So hypothetically if we could kick-start the core of the planet Mars and "turn on" its magnetic field (by say inducing an asteroid moon-ring for lack of a better description) thus shielding its atmosphere from the Sun and begin "terraforming it. My question is would the magnetic field speed up the rotation of Mars and would that pull Mars in a bit closer inside the habitable zone of its orbit around our Sun thus warming the planet even more and increasing the terraforming process? Would this become a danger to our own world?
2$\begingroup$ Why do you think it might pull mars closer to the sun? $\endgroup$– HennesJan 28, 2017 at 13:30
8$\begingroup$ What? No. Anyway don't worry about the magnetic field. If you somehow have the ability to terraform in any reasonable amount of time, e.g. in less than a million years, then you are already able to counter the rate of the loss of the atmosphere to space by many orders of magnitude. $\endgroup$– Mark AdlerJan 28, 2017 at 15:22
$\begingroup$ @MarkAdler I think Bill Nye was mentioning that the atmospheric loss (over millions of years) was an argument against terraforming Mars. I'm not sure if he's a conservationist over that eon-timescale but that sounds like a pointlessly far-sighted view of things. $\endgroup$– Nick TJul 6, 2017 at 19:35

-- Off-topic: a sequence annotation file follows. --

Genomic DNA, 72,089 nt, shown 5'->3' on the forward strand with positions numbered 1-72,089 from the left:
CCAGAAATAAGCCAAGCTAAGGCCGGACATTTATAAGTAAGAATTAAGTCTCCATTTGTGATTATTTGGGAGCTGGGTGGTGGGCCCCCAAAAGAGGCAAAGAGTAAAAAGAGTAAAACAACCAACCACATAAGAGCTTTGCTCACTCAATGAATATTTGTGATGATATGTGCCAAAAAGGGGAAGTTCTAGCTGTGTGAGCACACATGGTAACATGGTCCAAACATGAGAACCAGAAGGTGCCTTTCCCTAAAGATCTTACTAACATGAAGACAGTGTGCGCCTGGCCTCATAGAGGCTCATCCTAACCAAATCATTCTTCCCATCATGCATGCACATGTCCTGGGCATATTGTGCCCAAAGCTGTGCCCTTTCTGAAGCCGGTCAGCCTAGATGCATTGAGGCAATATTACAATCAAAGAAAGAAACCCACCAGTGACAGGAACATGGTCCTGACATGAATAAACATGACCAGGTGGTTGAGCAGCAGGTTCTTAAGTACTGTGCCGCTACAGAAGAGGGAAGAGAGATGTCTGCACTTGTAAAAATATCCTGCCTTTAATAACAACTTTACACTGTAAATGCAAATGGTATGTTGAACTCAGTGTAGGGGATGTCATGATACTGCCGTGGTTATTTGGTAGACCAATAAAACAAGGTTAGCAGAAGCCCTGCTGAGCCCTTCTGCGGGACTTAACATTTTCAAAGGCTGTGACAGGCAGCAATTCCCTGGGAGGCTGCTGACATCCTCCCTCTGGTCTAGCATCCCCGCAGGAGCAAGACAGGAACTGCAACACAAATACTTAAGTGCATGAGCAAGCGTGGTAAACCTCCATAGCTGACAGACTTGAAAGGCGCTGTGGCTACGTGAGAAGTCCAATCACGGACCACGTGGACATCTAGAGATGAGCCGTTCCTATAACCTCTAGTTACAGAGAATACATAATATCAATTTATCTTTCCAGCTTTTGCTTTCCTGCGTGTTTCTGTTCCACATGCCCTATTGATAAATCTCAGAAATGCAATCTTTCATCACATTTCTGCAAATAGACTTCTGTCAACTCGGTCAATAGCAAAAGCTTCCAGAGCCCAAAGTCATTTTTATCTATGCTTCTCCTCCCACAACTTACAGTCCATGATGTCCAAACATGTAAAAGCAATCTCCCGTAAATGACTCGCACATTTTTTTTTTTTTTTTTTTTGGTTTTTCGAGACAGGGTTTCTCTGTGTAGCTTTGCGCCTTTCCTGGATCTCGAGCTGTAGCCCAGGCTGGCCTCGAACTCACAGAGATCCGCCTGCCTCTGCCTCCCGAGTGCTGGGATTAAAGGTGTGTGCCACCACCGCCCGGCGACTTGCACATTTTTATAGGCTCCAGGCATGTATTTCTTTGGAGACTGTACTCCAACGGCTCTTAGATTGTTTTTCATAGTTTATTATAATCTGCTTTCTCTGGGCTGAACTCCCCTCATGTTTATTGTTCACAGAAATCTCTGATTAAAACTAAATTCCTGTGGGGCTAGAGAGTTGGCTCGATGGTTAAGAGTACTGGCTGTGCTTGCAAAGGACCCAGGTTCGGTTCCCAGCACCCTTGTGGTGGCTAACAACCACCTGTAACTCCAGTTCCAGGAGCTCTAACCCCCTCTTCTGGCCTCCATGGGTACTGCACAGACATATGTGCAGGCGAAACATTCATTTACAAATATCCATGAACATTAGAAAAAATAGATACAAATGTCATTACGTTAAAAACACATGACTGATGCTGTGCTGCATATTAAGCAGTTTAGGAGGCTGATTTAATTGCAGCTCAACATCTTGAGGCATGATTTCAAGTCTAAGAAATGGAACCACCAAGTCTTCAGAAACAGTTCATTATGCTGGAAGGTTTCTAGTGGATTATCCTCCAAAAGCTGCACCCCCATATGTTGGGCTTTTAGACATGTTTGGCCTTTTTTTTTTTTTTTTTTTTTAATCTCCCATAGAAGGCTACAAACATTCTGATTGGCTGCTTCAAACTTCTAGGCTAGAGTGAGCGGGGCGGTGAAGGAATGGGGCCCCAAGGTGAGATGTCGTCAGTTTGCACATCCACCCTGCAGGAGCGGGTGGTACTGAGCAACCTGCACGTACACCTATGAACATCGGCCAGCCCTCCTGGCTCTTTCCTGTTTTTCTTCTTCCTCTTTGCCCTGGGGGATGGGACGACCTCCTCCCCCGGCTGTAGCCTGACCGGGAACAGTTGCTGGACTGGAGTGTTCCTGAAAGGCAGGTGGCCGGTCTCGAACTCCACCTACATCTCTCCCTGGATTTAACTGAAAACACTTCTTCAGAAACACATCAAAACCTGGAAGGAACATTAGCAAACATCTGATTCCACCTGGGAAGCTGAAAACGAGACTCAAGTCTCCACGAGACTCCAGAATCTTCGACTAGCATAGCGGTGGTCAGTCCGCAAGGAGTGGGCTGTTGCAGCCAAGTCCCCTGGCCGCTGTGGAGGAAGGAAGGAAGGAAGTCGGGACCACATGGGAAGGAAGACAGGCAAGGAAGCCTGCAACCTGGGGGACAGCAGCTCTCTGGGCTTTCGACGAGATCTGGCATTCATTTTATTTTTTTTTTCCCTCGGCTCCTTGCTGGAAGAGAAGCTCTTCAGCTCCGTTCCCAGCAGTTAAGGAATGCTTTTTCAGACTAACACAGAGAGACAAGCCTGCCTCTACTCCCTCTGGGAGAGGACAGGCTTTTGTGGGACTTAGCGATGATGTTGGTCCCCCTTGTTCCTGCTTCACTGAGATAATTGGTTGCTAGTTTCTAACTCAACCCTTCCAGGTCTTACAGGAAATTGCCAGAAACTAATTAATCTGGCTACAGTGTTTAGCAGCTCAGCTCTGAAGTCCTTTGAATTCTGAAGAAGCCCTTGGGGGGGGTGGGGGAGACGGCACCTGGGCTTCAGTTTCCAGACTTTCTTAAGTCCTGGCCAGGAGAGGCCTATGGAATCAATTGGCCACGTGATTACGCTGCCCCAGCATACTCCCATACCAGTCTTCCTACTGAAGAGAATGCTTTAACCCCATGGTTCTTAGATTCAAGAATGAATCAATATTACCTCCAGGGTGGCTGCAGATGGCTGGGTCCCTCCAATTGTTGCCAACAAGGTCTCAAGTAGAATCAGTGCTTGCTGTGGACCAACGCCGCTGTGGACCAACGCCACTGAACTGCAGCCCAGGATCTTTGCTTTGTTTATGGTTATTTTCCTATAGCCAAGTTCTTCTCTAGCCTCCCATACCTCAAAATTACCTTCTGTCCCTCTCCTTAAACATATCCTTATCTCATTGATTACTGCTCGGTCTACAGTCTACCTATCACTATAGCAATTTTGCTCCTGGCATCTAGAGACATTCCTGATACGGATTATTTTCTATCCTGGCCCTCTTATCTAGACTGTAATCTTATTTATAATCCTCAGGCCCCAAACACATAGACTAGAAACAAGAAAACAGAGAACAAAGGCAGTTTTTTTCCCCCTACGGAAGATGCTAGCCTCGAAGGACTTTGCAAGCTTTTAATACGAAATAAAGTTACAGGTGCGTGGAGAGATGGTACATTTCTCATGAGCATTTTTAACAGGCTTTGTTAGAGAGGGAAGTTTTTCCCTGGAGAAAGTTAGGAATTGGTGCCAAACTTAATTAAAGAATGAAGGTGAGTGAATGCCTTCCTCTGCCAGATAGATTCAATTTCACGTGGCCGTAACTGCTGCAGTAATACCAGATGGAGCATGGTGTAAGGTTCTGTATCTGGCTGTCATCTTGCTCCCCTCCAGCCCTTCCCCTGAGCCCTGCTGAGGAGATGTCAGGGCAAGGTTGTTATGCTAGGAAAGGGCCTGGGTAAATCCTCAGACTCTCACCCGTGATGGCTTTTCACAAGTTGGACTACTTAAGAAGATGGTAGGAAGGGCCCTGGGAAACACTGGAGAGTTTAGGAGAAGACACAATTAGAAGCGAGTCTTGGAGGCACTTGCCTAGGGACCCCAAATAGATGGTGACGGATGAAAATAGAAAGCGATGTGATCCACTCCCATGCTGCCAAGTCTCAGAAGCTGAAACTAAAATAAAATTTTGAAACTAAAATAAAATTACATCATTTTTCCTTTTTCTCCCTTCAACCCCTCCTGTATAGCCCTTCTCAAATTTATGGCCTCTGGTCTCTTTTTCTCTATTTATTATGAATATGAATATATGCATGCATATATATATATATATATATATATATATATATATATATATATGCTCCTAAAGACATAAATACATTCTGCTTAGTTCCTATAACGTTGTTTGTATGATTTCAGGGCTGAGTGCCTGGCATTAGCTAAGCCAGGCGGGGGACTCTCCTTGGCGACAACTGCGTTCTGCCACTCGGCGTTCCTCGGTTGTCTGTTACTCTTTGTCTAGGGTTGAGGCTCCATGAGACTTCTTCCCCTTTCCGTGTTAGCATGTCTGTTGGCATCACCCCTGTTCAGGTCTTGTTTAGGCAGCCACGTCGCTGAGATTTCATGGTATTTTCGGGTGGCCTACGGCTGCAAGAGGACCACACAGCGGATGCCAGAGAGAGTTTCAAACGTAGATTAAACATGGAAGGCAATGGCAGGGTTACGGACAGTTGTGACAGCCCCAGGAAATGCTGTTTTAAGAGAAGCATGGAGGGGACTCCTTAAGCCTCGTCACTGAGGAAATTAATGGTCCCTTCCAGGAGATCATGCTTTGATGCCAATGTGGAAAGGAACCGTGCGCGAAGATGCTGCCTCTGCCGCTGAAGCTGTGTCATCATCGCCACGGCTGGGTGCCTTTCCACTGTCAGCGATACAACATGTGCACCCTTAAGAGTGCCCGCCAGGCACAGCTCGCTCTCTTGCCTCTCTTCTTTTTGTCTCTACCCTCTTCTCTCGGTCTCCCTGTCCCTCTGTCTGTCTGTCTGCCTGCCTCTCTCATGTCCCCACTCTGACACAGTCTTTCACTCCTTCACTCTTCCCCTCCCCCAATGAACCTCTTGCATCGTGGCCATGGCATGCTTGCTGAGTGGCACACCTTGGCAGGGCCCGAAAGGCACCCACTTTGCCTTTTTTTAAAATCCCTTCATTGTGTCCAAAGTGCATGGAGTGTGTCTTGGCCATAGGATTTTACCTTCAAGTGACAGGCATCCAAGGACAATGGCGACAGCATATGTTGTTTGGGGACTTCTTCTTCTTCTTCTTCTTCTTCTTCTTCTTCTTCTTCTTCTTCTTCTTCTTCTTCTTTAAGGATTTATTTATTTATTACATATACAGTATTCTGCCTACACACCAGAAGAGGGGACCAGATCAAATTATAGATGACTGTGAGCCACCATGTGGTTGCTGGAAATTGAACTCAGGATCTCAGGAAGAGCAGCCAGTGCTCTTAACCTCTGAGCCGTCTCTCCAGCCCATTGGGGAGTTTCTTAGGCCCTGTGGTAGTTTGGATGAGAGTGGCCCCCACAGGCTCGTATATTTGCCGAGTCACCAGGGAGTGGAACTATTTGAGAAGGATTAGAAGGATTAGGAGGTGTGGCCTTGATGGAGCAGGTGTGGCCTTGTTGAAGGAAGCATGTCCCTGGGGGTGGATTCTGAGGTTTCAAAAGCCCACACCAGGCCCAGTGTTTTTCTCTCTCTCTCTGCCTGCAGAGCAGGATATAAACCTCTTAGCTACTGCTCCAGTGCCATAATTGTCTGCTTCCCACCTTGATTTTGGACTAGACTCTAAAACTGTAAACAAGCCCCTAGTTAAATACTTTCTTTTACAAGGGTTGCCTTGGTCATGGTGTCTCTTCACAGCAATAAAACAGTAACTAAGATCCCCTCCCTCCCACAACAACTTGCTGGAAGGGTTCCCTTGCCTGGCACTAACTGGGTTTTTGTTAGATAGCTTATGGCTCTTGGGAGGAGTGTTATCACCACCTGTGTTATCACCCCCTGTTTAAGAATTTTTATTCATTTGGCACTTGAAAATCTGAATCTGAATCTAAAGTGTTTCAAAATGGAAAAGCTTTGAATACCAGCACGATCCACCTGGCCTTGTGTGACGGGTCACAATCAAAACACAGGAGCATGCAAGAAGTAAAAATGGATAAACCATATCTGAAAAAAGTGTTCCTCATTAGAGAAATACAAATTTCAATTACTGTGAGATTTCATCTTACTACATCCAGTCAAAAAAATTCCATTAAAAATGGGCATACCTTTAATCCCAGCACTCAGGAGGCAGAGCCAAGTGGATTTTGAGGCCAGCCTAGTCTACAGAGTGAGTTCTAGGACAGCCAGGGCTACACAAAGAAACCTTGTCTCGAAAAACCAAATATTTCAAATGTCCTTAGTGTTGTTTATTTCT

1$\begingroup$ Where did Bill Nye say that? $\endgroup$– Mark AdlerJul 7, 2017 at 2:04
No, no and no. Though you will get a stronger magnetic field with increased rotation, if you increased the magnetic field through other means it would not increase the rotation rate. An active magnetic field would have no effect on the orbit of Mars, in fact you could say the larger magnetic field would create a slightly great 'push' from the solar wind on Mars. But as that effect is extremely small in comparison to the planets mass and orbit, it would not likely even be measureable. It definitely not would pose a danger to Earth.
Also this question has been asked before within the stack exchange so browsing some of those should help you as well.